He felt too ridiculous to tell her the truth.  “Thought maybe you could use an extra jar for something.  Tea bags, maybe?”  The wind made a shrill wailing sound, like a banshee.

    “It’s just a worthless Mason jar.  Which booth?”

    “Across from your doorstop lady.”

    Over a low growl of thunder, Edna said, “There’s no one at that booth.  The sign says it’s for rent.  It’s been empty three weeks.”

    Empty?  Impossible.  Shamus McPatrick had been there, with a sign that said WINGLES AND WAFOONS.  “It was directly across,” Herb insisted.

    “Don’t tell me what’s across!  That space has been vacant for three weeks.  How much did you pay for this thing, anyway?”
    It couldn’t have been a hallucination.  If it was - - where did he get the jar?  While he tried to recall the exact location of the booth, Herb replied, “Ten bucks.”

    “What?!”  Edna got up, came over to the bed  “You paid ten dollars for this lousy jar?  You idiot!”  She stood over him, her face distorted as the lightning danced.  “It’ s not even big enough to hold half a box of tea bags, see?”  She began unscrewing the top of the jar.

    From somewhere in the distance, Herb heard a train barreling down a track toward them.  The jar began to glow with an eerie green light.  With cold fear crawling over him, he recalled the words of Shamus McPatrick; “ When ye see the jar glowin - - tis not the wish of the wee people to come into your world - - beware, lest ye be taken into theirn.”

    “No!  Don’t open it!”  Herb screamed, jumping up, trying to snatch the jar away from Edna, but she already had the top off.  Lightning blazed and flickered, leaving pulsing arcs across his eyes, and the wind yowled and screeched like wild animals.  The train roared in his ears  The building wobbled.  “Oh God, it’s a tornado!” he yelled.  “Get under the bed, Edna!  Where are you?”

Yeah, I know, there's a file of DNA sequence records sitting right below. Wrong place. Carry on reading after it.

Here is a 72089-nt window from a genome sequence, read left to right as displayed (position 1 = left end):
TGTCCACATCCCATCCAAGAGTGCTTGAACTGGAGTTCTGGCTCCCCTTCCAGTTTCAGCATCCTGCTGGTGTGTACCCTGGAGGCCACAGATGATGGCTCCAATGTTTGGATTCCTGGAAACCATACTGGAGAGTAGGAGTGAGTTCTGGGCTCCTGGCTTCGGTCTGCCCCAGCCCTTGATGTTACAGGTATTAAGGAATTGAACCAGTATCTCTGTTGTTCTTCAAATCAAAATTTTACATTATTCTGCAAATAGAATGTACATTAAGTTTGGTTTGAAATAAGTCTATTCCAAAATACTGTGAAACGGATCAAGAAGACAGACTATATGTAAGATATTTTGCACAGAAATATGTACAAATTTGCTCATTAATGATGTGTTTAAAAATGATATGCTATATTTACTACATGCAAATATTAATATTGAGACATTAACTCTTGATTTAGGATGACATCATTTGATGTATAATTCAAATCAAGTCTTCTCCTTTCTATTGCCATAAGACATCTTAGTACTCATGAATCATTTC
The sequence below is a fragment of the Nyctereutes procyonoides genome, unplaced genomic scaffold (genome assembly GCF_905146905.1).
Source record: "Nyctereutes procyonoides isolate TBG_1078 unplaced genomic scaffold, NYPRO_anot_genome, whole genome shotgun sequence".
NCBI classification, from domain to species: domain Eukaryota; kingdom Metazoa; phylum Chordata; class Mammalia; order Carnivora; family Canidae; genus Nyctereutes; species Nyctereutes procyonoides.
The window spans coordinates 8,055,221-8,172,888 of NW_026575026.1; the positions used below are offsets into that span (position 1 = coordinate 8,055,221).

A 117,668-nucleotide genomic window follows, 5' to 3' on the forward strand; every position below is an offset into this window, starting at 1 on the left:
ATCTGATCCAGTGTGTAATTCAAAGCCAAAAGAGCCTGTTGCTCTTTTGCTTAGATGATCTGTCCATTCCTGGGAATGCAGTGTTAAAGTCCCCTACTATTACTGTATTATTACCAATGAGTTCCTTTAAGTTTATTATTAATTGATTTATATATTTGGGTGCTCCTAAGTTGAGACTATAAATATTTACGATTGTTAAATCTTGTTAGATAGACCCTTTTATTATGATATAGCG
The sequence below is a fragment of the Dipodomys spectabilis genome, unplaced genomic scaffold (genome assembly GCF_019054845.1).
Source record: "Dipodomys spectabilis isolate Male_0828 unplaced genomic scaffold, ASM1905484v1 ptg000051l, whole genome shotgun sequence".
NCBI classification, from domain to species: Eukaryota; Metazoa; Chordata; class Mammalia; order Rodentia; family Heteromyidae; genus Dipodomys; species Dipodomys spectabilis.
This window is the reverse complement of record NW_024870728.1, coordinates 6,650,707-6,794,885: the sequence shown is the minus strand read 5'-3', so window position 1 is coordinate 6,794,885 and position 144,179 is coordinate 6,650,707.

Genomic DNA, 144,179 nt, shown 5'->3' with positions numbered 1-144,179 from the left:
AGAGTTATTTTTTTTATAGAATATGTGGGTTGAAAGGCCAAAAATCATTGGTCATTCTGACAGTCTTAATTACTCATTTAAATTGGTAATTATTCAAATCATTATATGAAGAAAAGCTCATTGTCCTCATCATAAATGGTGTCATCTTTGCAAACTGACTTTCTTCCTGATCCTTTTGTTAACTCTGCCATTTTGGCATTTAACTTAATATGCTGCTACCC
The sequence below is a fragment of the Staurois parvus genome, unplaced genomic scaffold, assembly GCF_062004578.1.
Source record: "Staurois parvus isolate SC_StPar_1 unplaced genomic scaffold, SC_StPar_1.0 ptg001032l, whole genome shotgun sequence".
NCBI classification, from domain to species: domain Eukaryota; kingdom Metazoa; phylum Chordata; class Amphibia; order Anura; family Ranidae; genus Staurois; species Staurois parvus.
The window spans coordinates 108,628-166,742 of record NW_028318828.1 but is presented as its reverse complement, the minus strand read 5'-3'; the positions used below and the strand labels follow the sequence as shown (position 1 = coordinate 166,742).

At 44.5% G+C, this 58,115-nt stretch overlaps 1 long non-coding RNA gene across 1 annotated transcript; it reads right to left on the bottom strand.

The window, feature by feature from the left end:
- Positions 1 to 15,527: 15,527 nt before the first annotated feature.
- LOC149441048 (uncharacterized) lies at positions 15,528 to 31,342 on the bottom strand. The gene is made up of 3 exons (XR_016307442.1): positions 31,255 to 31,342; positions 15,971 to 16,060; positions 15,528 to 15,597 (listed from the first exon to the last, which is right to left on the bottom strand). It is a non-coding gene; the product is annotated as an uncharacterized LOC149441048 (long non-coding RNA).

A great sucking noise pulled at Herb.  He was lifted from his feet, then flung back to the floor as all around him he heard furniture, shelves, dishes, bursting and smashing.
*   *   *

    A soft rain dripped on his face as Herb opened his eyes.  He had no pain and was sure he wasn’t hurt, but had no idea how long he’ d been out.  His watch was shattered.  Through a missing section of roof he saw the leaden sky and it was still daytime.  Pieces of furniture were overturned and crisscrossed with pillows, shoes, scraps of insulation.   

    “Edna?” he called.  “Edna, where are you?  Are you okay?”  He struggled to his feet, looked under the bed, then went into the kitchen.  “Edna?”  Where could she be?

    Back in the bedroom, he saw the clothes in her closet swaying in a breeze from the opening in the roof.  The hangers slid back and forth, making sounds like the piping of tiny flutes.  And on the floor, the Mason jar stood upright, with the top on, even though he had seen her open it….

    Wind curled through the room, wailing W-i-n-g-l-e-s, W-a-f-o-o-n-s.  With a chill prickling his damp body, Herb realized this was what he had been dreaming for weeks.

    Something was in the jar.  He picked it up.  Inside was a miniature jungle safari, with a tiny zebra, elephant, and Edna’s entire menagerie, reduced to miniscule size.  And with them, a tiny ceramic Edna, dressed in boots and pith helmet, her face frozen forever in a silent scream of agonized terror.   

    “Wingles, wafoons,” sang the breeze as Herb smiled, and placed the jar on Edna’s favorite shelf.

#   #   #